As I rapidly approach the end of my fifth decade on Planet Earth, it’s becoming ever rarer for me to find something in common with Radio 1.
So it was with some surprise, when I recently read about Radio 1 DJ Matt Edmondson’s diagnosis of a little-talked about mental health condition, cyclothymia.
The relevance to me is that it’s the same disorder that I also live with – and have been for many, many years.
As you’re unlikely to have heard of cyclothymia, allow me to give you a short primer.
It’s a mental health condition characterised by mood swings – you can feel positively euphoric in the morning and very quickly descend to a profound low by teatime.
Either of these states can last for extended periods – we’re talking days – and happen relatively frequently.
It’s rare that I go a week without experiencing either end of the spectrum – think of it as a less serious version of bipolar disorder.
For years I assumed I suffered with regular depression, and took medication for it. The day I got the diagnosis of cyclothymia and I read up on it, so many things fell into place.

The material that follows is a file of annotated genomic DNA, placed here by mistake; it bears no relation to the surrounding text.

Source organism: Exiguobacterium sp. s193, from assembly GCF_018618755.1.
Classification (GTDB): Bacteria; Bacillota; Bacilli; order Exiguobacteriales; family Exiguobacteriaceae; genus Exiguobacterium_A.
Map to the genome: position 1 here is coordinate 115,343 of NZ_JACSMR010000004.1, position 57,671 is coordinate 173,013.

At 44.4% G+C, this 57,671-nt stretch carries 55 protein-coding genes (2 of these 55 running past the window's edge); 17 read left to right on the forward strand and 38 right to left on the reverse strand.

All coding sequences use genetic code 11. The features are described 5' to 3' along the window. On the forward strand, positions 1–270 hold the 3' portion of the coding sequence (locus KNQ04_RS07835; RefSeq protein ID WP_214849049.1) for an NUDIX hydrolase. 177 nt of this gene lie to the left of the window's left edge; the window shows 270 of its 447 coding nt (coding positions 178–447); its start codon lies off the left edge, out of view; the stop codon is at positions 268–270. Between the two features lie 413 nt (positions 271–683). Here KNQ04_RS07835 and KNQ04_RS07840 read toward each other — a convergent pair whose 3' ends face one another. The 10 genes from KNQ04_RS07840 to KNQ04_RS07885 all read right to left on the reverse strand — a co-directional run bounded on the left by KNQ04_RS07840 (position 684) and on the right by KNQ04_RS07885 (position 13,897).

You can get medical treatment for it – mood disorder tablets are often prescribed (which didn’t work for me) – but one of the most powerful ways to combat it, as far as I’m concerned, is just the mere knowledge of having it.
While I do get lows (they often appear from nowhere), I find myself able to label them more easily and be aware that they will colour potential decisions.
This means I’m less likely to beat myself up about certain things – doing something wrong at work, my inability to reply to messages, my desire to ignore social events – and ride it out.
The only fly in the ointment is when a ‘low’ lasts for days, rather than a few hours.
Mindfulness also helps – the Calm app has been hugely beneficial – and I also find exercise incredibly helpful (I walk a fair bit and go cold water swimming).
One of the other benefits of the diagnosis for me was finally being able to come off my anti-depression medication. It allowed me to ‘feel’ normal emotions for the first time in years.
Now I can watch The Repair Shop and cry along with the best of them.